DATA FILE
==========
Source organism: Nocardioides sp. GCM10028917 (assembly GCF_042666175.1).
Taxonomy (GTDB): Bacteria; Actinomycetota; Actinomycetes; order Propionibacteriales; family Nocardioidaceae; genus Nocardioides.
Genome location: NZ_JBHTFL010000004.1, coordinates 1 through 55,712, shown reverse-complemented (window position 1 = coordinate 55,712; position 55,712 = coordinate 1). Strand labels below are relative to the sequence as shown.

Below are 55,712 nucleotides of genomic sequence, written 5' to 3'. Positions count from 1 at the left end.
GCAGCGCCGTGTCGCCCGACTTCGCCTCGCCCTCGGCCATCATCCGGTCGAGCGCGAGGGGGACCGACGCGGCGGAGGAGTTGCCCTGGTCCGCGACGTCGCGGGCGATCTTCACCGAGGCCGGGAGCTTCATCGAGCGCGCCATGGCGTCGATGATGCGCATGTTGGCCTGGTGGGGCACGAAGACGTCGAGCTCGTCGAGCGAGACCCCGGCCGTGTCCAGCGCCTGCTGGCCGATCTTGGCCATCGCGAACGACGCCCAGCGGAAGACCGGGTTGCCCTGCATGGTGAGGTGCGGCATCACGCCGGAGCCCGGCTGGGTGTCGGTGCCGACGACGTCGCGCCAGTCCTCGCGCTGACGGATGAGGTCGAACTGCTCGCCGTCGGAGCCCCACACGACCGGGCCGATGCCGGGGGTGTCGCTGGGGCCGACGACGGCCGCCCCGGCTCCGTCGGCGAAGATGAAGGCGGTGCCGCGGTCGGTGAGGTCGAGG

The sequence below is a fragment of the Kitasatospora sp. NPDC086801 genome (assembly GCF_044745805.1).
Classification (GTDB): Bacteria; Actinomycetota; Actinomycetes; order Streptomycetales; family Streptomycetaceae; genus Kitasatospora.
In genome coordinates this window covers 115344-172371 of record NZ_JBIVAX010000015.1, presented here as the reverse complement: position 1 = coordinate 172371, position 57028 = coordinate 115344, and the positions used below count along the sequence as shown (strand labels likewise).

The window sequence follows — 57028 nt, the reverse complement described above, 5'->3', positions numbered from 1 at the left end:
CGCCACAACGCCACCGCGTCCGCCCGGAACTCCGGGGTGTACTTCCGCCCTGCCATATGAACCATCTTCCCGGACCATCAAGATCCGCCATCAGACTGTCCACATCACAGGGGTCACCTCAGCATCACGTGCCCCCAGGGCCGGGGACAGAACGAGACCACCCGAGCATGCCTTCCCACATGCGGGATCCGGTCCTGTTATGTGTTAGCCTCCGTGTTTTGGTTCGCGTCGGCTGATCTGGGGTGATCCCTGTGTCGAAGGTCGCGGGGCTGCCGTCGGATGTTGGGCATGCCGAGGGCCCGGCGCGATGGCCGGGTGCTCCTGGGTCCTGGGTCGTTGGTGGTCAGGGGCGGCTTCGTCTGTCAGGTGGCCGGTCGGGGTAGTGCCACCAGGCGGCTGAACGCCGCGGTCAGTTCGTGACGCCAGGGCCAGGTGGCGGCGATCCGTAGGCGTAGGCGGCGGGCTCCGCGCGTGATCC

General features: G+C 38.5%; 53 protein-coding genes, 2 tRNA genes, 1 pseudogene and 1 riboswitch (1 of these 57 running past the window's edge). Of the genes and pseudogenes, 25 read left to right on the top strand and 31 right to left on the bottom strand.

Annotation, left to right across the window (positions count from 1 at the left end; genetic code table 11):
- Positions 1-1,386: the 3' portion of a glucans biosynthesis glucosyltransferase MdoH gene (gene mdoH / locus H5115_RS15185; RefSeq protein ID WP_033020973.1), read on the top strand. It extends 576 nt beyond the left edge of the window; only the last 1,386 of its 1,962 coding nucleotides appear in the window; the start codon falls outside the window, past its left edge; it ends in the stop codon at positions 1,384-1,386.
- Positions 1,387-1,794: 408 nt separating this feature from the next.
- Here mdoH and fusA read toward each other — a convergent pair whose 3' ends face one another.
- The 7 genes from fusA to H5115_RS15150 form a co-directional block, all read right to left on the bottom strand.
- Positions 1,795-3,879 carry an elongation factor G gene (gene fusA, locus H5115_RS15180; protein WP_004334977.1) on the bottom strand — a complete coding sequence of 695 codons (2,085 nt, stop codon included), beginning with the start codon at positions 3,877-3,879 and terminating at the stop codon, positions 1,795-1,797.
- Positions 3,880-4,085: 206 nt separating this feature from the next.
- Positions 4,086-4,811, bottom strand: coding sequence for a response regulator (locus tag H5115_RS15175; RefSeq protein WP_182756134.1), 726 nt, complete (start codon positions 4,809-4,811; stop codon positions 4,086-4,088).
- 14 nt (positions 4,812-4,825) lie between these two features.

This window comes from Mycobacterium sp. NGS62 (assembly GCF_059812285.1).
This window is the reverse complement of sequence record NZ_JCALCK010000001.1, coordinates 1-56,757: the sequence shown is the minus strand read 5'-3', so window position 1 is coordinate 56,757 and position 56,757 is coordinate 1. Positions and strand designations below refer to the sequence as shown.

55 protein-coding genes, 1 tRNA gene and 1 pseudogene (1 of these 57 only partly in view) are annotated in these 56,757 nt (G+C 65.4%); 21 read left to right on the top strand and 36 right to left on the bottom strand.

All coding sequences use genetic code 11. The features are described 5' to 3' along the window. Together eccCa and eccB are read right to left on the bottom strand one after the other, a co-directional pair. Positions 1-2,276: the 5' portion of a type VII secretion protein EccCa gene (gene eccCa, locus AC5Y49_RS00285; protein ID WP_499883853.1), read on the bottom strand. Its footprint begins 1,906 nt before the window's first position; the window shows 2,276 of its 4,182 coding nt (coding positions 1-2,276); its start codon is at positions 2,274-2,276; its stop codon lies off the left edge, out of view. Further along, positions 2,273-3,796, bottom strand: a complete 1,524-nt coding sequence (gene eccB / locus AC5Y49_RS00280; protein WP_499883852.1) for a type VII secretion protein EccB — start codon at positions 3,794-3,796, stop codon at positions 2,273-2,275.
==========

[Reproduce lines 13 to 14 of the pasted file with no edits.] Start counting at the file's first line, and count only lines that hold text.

- Positions 1-1,386: the 3' portion of a glucans biosynthesis glucosyltransferase MdoH gene (gene mdoH / locus H5115_RS15185; RefSeq protein ID WP_033020973.1), read on the top strand. It extends 576 nt beyond the left edge of the window; only the last 1,386 of its 1,962 coding nucleotides appear in the window; the start codon falls outside the window, past its left edge; it ends in the stop codon at positions 1,384-1,386.
- Positions 1,387-1,794: 408 nt separating this feature from the next.